Always consider your online activity could be used in court

Lately I’ve been thinking quite a bit about the impact of what we post and say online.  Living in Orlando and watching the coverage of the high profile Casey Anthony trial that is currently going on here, I have been struck by how many times evidence from MySpace postings or Google searches has been discussed. 

Of course some of this is a function of the times in which we live, where Facebook has become a part of many people’s daily lives and the internet is quickly gaining on if not replacing television as a form of entertainment.  However, it also drives home the fact that what you say or do online, like what you say or do in real life, can come back to haunt you, particularly in court. 

This includes messages that users may think are private, such as direct messages on Twitter.  However, these messages are not really private, as the provider has access to them, and can be compelled to provide them if they are served with a subpoena to do so.  As reputation management becomes more important than ever, it is important to think when posting on social media if you would like what you posted read aloud in open court or printed in the newspaper.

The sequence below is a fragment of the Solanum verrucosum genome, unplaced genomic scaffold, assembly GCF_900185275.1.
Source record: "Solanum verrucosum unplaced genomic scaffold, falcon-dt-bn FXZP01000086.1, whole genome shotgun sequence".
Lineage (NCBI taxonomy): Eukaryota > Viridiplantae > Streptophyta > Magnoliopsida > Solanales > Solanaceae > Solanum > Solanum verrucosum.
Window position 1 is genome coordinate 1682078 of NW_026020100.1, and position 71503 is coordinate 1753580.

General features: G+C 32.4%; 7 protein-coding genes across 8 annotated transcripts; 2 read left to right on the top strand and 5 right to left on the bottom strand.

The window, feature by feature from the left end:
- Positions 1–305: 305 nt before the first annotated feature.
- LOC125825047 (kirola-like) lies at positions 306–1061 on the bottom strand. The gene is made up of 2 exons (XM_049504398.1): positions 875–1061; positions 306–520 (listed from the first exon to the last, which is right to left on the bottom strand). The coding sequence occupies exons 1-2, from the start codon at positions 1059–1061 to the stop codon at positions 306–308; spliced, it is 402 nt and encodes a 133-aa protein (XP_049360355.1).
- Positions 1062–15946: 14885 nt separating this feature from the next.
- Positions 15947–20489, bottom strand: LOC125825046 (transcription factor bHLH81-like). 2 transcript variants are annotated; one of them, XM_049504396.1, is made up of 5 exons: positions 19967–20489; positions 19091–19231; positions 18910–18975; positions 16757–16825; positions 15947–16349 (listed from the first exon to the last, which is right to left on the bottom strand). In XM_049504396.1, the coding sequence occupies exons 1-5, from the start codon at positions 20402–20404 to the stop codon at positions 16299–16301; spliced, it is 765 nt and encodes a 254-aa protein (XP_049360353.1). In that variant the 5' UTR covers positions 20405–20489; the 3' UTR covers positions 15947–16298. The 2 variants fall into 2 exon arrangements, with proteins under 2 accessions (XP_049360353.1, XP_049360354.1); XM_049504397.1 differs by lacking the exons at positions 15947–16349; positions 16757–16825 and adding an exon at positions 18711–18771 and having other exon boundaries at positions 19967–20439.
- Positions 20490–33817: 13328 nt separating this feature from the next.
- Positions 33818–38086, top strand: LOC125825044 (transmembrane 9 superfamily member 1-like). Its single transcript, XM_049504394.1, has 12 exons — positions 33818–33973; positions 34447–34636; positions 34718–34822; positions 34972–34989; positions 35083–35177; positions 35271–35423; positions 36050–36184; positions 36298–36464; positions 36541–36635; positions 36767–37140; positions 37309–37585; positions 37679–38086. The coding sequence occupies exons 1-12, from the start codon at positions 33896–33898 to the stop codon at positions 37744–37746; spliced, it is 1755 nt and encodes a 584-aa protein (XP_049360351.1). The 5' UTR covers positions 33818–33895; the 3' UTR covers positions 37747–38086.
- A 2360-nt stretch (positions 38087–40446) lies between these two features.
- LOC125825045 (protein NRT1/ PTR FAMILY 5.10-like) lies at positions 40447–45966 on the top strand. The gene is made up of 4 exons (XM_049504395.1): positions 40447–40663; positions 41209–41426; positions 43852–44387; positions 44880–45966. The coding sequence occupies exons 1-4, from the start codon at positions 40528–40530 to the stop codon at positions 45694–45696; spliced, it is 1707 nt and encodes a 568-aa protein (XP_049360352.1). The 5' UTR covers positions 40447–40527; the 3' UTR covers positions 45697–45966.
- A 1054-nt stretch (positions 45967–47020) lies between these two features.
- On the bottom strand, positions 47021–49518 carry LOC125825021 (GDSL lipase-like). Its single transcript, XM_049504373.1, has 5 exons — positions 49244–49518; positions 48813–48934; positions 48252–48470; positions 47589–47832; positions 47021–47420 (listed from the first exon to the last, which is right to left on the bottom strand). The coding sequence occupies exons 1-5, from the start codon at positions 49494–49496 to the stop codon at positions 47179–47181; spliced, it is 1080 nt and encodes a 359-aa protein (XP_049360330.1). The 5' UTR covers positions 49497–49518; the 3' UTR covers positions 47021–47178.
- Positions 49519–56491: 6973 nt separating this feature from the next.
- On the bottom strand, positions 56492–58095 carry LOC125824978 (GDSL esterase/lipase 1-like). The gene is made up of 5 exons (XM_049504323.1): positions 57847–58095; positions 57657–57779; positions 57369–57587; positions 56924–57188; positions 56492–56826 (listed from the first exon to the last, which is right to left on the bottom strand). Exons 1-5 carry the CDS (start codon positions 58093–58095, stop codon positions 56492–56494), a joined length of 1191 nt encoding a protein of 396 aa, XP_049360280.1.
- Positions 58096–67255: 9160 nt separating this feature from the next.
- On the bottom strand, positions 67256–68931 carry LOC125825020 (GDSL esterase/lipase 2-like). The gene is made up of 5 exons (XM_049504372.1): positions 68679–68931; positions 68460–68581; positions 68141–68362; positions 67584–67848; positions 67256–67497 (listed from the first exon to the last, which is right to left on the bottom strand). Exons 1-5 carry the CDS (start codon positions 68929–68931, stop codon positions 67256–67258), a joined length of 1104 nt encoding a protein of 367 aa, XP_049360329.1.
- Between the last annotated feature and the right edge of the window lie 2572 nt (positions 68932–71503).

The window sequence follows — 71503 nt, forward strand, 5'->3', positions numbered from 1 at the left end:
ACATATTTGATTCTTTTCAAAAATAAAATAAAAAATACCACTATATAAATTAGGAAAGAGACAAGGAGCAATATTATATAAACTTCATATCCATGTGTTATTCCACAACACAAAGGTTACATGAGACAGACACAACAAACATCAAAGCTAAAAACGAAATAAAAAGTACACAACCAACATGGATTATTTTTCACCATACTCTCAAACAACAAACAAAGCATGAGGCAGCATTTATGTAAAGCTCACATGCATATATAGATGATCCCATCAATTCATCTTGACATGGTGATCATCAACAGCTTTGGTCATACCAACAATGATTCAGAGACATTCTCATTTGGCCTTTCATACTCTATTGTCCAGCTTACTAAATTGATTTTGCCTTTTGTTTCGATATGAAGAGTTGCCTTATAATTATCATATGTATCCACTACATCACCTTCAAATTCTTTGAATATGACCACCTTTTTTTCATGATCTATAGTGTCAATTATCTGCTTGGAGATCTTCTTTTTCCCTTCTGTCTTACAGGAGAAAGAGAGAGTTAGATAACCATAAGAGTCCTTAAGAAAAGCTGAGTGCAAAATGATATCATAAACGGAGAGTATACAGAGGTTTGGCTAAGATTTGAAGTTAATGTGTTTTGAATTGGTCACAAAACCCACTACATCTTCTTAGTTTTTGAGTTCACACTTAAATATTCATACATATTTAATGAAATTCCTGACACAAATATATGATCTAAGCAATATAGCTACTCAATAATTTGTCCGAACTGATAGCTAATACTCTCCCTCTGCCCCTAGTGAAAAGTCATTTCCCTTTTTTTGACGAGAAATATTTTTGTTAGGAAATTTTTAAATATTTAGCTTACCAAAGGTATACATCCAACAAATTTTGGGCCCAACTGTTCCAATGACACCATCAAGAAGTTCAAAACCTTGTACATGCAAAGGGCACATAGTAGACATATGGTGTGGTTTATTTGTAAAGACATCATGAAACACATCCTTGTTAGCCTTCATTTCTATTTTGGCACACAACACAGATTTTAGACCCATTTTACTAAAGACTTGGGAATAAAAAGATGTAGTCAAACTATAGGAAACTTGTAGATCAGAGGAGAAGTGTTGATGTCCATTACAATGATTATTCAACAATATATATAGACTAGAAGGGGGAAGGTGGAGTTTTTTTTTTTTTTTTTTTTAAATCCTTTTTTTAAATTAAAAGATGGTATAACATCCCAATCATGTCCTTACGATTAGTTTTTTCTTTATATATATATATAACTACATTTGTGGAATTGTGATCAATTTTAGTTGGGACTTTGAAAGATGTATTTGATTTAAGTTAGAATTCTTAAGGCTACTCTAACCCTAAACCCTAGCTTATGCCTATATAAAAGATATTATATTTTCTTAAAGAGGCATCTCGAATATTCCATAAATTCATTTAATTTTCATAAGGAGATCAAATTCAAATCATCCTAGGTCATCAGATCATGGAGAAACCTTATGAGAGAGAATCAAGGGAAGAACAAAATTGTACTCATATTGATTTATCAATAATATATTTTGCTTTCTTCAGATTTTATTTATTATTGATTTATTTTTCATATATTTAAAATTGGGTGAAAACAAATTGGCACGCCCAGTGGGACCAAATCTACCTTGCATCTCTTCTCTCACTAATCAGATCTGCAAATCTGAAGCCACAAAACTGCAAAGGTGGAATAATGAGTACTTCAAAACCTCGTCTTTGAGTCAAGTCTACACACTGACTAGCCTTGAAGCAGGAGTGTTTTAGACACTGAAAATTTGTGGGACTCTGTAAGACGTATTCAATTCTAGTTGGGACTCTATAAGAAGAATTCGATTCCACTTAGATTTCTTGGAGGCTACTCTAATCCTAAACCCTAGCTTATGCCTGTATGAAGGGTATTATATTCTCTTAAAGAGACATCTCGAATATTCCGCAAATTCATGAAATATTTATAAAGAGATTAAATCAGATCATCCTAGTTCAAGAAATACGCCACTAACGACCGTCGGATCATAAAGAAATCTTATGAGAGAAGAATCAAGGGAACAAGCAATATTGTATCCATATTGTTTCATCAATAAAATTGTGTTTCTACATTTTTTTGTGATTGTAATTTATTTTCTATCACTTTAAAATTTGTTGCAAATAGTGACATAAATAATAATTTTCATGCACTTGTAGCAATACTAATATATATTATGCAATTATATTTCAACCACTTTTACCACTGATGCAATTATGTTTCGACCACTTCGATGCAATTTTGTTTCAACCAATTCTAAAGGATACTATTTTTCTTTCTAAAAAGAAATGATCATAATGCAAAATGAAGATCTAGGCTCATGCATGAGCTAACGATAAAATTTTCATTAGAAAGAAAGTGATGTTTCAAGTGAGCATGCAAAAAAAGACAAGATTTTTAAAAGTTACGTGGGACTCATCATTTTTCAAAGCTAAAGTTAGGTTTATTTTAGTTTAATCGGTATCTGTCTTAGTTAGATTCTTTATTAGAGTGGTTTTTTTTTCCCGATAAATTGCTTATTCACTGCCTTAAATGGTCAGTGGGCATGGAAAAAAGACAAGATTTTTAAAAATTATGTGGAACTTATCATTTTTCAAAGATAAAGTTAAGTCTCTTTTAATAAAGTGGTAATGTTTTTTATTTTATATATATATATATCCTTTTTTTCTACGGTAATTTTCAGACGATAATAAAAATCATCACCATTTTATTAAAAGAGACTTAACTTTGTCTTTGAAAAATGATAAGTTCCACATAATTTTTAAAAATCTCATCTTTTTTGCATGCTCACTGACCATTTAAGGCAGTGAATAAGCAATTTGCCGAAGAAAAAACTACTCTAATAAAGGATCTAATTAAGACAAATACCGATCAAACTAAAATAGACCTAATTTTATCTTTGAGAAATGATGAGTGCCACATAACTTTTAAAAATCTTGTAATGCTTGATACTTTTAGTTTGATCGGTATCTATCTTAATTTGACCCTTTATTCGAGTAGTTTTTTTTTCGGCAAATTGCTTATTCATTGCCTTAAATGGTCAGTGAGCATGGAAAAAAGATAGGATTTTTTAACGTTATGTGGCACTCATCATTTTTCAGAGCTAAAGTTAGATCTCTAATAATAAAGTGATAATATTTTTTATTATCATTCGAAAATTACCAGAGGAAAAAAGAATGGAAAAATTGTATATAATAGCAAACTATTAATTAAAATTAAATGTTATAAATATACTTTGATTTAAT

We’ve seen this play out in the employment arena, like the recent incident where a member of Chrysler’s social media team was fired for dropping an F-bomb in a tweet on behalf of the brand. 

Consider making employees manage personal social media accounts through different Twitter clients than professional accounts. Example, using Hootsuite for work related tweets and Tweetdeck for personal accounts.  This will help to avoid any F-bomb mistakes. 

The law is also still developing when it comes to whether tweets or other statements made online constitute defamation.  The first lawsuit addressing the issue over Courtney Love’s alleged defamation of fashion designer Dawn Simorangkir was slated to go to trial but ended up settling.  Perhaps the second lawsuit against Love, filed by her former attorneys, will make it to trial and the court will provide some guidance on the matter.  

But who really wants themselves or their client to end up a social media test case?  I’m not saying don’t have fun with social media, or avoid pushing boundaries, but to keep common sense in the mix as well.